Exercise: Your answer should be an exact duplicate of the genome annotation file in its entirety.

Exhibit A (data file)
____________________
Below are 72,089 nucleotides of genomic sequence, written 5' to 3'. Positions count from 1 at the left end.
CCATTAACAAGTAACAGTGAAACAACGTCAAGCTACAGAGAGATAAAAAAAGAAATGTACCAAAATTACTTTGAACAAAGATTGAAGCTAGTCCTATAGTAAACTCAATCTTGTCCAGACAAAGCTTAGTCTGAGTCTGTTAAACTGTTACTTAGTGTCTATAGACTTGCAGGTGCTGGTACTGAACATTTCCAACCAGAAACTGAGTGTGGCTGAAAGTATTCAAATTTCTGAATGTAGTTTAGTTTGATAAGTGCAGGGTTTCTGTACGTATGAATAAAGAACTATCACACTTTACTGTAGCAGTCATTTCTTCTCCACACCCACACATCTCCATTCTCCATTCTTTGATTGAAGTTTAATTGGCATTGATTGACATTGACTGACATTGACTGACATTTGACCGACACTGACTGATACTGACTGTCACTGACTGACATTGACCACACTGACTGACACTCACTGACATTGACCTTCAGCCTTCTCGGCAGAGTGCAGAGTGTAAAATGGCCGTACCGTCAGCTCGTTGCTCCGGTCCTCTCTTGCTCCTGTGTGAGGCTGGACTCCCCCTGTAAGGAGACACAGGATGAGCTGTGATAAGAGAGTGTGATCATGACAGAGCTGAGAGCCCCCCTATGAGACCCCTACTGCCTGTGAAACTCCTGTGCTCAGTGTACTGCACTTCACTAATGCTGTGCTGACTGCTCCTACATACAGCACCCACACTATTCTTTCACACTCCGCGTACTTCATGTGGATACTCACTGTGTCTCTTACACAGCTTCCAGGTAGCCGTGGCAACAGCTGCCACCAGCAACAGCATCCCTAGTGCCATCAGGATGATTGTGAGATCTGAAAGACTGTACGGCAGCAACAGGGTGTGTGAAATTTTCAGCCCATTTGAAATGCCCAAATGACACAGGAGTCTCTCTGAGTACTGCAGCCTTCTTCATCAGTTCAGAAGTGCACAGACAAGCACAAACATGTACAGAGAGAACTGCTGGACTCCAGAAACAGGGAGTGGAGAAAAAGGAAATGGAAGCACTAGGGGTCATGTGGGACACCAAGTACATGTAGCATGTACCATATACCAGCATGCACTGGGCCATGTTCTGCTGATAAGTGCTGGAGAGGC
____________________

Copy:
Below are 72,089 nucleotides of genomic sequence, written 5' to 3'. Positions count from 1 at the left end.
CCATTAACAAGTAACAGTGAAACAACGTCAAGCTACAGAGAGATAAAAAAAGAAATGTACCAAAATTACTTTGAACAAAGATTGAAGCTAGTCCTATAGTAAACTCAATCTTGTCCAGACAAAGCTTAGTCTGAGTCTGTTAAACTGTTACTTAGTGTCTATAGACTTGCAGGTGCTGGTACTGAACATTTCCAACCAGAAACTGAGTGTGGCTGAAAGTATTCAAATTTCTGAATGTAGTTTAGTTTGATAAGTGCAGGGTTTCTGTACGTATGAATAAAGAACTATCACACTTTACTGTAGCAGTCATTTCTTCTCCACACCCACACATCTCCATTCTCCATTCTTTGATTGAAGTTTAATTGGCATTGATTGACATTGACTGACATTGACTGACATTTGACCGACACTGACTGATACTGACTGTCACTGACTGACATTGACCACACTGACTGACACTCACTGACATTGACCTTCAGCCTTCTCGGCAGAGTGCAGAGTGTAAAATGGCCGTACCGTCAGCTCGTTGCTCCGGTCCTCTCTTGCTCCTGTGTGAGGCTGGACTCCCCCTGTAAGGAGACACAGGATGAGCTGTGATAAGAGAGTGTGATCATGACAGAGCTGAGAGCCCCCCTATGAGACCCCTACTGCCTGTGAAACTCCTGTGCTCAGTGTACTGCACTTCACTAATGCTGTGCTGACTGCTCCTACATACAGCACCCACACTATTCTTTCACACTCCGCGTACTTCATGTGGATACTCACTGTGTCTCTTACACAGCTTCCAGGTAGCCGTGGCAACAGCTGCCACCAGCAACAGCATCCCTAGTGCCATCAGGATGATTGTGAGATCTGAAAGACTGTACGGCAGCAACAGGGTGTGTGAAATTTTCAGCCCATTTGAAATGCCCAAATGACACAGGAGTCTCTCTGAGTACTGCAGCCTTCTTCATCAGTTCAGAAGTGCACAGACAAGCACAAACATGTACAGAGAGAACTGCTGGACTCCAGAAACAGGGAGTGGAGAAAAAGGAAATGGAAGCACTAGGGGTCATGTGGGACACCAAGTACATGTAGCATGTACCATATACCAGCATGCACTGGGCCATGTTCTGCTGATAAGTGCTGGAGAGGC